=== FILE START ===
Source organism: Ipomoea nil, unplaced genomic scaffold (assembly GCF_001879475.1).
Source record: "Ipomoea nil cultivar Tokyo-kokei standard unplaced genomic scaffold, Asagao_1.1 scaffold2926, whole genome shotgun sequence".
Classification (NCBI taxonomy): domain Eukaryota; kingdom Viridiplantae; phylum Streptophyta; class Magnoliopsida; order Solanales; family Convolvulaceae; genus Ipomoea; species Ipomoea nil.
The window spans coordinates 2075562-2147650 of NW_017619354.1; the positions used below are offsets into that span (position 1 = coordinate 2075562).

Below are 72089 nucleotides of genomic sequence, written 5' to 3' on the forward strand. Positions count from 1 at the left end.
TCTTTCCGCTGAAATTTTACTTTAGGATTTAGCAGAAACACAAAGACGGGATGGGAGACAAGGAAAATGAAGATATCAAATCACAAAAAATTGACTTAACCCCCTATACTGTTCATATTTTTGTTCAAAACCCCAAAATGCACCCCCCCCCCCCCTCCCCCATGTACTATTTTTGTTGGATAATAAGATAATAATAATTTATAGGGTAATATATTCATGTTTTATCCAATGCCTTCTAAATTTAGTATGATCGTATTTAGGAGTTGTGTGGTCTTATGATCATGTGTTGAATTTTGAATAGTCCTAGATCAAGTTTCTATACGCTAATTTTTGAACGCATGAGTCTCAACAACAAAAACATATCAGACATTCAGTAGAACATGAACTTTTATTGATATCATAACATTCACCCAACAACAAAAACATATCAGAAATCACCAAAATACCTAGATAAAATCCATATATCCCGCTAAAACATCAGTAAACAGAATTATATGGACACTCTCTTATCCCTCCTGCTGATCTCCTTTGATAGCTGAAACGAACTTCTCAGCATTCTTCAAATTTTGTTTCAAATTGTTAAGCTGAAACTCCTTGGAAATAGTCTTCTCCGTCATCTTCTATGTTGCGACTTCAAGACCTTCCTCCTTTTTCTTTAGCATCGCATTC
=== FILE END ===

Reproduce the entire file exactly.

Source organism: Ipomoea nil, unplaced genomic scaffold (assembly GCF_001879475.1).
Source record: "Ipomoea nil cultivar Tokyo-kokei standard unplaced genomic scaffold, Asagao_1.1 scaffold2926, whole genome shotgun sequence".
Classification (NCBI taxonomy): domain Eukaryota; kingdom Viridiplantae; phylum Streptophyta; class Magnoliopsida; order Solanales; family Convolvulaceae; genus Ipomoea; species Ipomoea nil.
The window spans coordinates 2075562-2147650 of NW_017619354.1; the positions used below are offsets into that span (position 1 = coordinate 2075562).

Below are 72089 nucleotides of genomic sequence, written 5' to 3' on the forward strand. Positions count from 1 at the left end.
TCTTTCCGCTGAAATTTTACTTTAGGATTTAGCAGAAACACAAAGACGGGATGGGAGACAAGGAAAATGAAGATATCAAATCACAAAAAATTGACTTAACCCCCTATACTGTTCATATTTTTGTTCAAAACCCCAAAATGCACCCCCCCCCCCCCTCCCCCATGTACTATTTTTGTTGGATAATAAGATAATAATAATTTATAGGGTAATATATTCATGTTTTATCCAATGCCTTCTAAATTTAGTATGATCGTATTTAGGAGTTGTGTGGTCTTATGATCATGTGTTGAATTTTGAATAGTCCTAGATCAAGTTTCTATACGCTAATTTTTGAACGCATGAGTCTCAACAACAAAAACATATCAGACATTCAGTAGAACATGAACTTTTATTGATATCATAACATTCACCCAACAACAAAAACATATCAGAAATCACCAAAATACCTAGATAAAATCCATATATCCCGCTAAAACATCAGTAAACAGAATTATATGGACACTCTCTTATCCCTCCTGCTGATCTCCTTTGATAGCTGAAACGAACTTCTCAGCATTCTTCAAATTTTGTTTCAAATTGTTAAGCTGAAACTCCTTGGAAATAGTCTTCTCCGTCATCTTCTATGTTGCGACTTCAAGACCTTCCTCCTTTTTCTTTAGCATCGCATTC